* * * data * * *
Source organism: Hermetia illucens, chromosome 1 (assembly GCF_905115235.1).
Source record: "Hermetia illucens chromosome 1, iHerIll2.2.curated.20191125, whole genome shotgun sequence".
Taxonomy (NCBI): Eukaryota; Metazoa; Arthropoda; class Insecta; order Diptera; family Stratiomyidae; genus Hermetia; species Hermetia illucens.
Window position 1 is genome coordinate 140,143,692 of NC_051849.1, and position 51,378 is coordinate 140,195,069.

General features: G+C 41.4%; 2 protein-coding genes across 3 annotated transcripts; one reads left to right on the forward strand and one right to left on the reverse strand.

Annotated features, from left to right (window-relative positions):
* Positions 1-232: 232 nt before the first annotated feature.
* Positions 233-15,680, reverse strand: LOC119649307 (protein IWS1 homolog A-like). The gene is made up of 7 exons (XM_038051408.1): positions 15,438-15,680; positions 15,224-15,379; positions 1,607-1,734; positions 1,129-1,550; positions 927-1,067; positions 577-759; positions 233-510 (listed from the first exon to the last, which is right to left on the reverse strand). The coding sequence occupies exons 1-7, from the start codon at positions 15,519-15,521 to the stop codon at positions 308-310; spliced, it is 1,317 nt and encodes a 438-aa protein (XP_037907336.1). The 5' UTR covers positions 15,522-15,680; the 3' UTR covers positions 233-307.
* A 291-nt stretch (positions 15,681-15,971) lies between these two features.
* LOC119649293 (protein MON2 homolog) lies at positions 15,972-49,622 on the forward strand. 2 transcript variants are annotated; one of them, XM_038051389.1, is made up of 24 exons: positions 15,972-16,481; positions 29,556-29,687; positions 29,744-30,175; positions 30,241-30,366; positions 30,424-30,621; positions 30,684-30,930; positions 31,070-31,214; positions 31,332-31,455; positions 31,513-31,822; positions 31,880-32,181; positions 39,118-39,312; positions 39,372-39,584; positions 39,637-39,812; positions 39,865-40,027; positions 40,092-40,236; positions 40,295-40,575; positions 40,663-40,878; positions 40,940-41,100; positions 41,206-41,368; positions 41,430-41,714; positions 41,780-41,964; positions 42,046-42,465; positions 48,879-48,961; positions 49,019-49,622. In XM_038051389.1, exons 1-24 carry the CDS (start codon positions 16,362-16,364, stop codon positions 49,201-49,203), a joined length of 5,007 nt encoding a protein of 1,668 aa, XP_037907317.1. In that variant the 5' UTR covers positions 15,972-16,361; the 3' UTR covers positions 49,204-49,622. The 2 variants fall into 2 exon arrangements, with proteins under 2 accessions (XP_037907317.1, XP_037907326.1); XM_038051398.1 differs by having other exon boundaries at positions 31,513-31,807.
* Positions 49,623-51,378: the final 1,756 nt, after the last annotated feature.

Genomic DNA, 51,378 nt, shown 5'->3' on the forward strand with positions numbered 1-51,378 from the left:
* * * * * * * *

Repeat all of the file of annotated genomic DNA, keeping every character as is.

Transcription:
Source organism: Hermetia illucens, chromosome 1 (assembly GCF_905115235.1).
Source record: "Hermetia illucens chromosome 1, iHerIll2.2.curated.20191125, whole genome shotgun sequence".
Taxonomy (NCBI): Eukaryota; Metazoa; Arthropoda; class Insecta; order Diptera; family Stratiomyidae; genus Hermetia; species Hermetia illucens.
Window position 1 is genome coordinate 140,143,692 of NC_051849.1, and position 51,378 is coordinate 140,195,069.

General features: G+C 41.4%; 2 protein-coding genes across 3 annotated transcripts; one reads left to right on the forward strand and one right to left on the reverse strand.

Annotated features, from left to right (window-relative positions):
* Positions 1-232: 232 nt before the first annotated feature.
* Positions 233-15,680, reverse strand: LOC119649307 (protein IWS1 homolog A-like). The gene is made up of 7 exons (XM_038051408.1): positions 15,438-15,680; positions 15,224-15,379; positions 1,607-1,734; positions 1,129-1,550; positions 927-1,067; positions 577-759; positions 233-510 (listed from the first exon to the last, which is right to left on the reverse strand). The coding sequence occupies exons 1-7, from the start codon at positions 15,519-15,521 to the stop codon at positions 308-310; spliced, it is 1,317 nt and encodes a 438-aa protein (XP_037907336.1). The 5' UTR covers positions 15,522-15,680; the 3' UTR covers positions 233-307.
* A 291-nt stretch (positions 15,681-15,971) lies between these two features.
* LOC119649293 (protein MON2 homolog) lies at positions 15,972-49,622 on the forward strand. 2 transcript variants are annotated; one of them, XM_038051389.1, is made up of 24 exons: positions 15,972-16,481; positions 29,556-29,687; positions 29,744-30,175; positions 30,241-30,366; positions 30,424-30,621; positions 30,684-30,930; positions 31,070-31,214; positions 31,332-31,455; positions 31,513-31,822; positions 31,880-32,181; positions 39,118-39,312; positions 39,372-39,584; positions 39,637-39,812; positions 39,865-40,027; positions 40,092-40,236; positions 40,295-40,575; positions 40,663-40,878; positions 40,940-41,100; positions 41,206-41,368; positions 41,430-41,714; positions 41,780-41,964; positions 42,046-42,465; positions 48,879-48,961; positions 49,019-49,622. In XM_038051389.1, exons 1-24 carry the CDS (start codon positions 16,362-16,364, stop codon positions 49,201-49,203), a joined length of 5,007 nt encoding a protein of 1,668 aa, XP_037907317.1. In that variant the 5' UTR covers positions 15,972-16,361; the 3' UTR covers positions 49,204-49,622. The 2 variants fall into 2 exon arrangements, with proteins under 2 accessions (XP_037907317.1, XP_037907326.1); XM_038051398.1 differs by having other exon boundaries at positions 31,513-31,807.
* Positions 49,623-51,378: the final 1,756 nt, after the last annotated feature.

Genomic DNA, 51,378 nt, shown 5'->3' on the forward strand with positions numbered 1-51,378 from the left: